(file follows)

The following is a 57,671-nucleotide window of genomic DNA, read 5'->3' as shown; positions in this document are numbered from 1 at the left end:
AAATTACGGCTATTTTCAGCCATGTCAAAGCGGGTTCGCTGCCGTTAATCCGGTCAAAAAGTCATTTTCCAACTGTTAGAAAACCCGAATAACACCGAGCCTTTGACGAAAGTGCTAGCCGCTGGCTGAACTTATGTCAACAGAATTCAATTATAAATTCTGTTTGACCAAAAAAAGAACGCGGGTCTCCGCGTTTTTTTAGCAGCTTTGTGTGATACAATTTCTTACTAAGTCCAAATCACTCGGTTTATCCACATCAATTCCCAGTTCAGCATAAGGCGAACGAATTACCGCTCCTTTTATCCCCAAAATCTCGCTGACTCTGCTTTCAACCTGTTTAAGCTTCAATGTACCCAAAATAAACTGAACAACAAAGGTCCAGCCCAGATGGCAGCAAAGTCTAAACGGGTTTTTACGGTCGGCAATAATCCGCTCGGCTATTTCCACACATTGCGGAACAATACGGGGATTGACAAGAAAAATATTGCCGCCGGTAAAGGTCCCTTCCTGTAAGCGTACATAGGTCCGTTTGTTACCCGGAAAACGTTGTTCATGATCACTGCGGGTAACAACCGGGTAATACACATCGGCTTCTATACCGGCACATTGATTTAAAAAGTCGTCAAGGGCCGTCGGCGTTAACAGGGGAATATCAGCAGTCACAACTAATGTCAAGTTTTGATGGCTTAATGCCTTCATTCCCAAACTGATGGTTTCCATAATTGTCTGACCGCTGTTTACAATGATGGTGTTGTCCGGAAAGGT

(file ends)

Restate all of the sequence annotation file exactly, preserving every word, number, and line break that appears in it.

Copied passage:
The following is a 57,671-nucleotide window of genomic DNA, read 5'->3' as shown; positions in this document are numbered from 1 at the left end:
AAATTACGGCTATTTTCAGCCATGTCAAAGCGGGTTCGCTGCCGTTAATCCGGTCAAAAAGTCATTTTCCAACTGTTAGAAAACCCGAATAACACCGAGCCTTTGACGAAAGTGCTAGCCGCTGGCTGAACTTATGTCAACAGAATTCAATTATAAATTCTGTTTGACCAAAAAAAGAACGCGGGTCTCCGCGTTTTTTTAGCAGCTTTGTGTGATACAATTTCTTACTAAGTCCAAATCACTCGGTTTATCCACATCAATTCCCAGTTCAGCATAAGGCGAACGAATTACCGCTCCTTTTATCCCCAAAATCTCGCTGACTCTGCTTTCAACCTGTTTAAGCTTCAATGTACCCAAAATAAACTGAACAACAAAGGTCCAGCCCAGATGGCAGCAAAGTCTAAACGGGTTTTTACGGTCGGCAATAATCCGCTCGGCTATTTCCACACATTGCGGAACAATACGGGGATTGACAAGAAAAATATTGCCGCCGGTAAAGGTCCCTTCCTGTAAGCGTACATAGGTCCGTTTGTTACCCGGAAAACGTTGTTCATGATCACTGCGGGTAACAACCGGGTAATACACATCGGCTTCTATACCGGCACATTGATTTAAAAAGTCGTCAAGGGCCGTCGGCGTTAACAGGGGAATATCAGCAGTCACAACTAATGTCAAGTTTTGATGGCTTAATGCCTTCATTCCCAAACTGATGGTTTCCATAATTGTCTGACCGCTGTTTACAATGATGGTGTTGTCCGGAAAGGT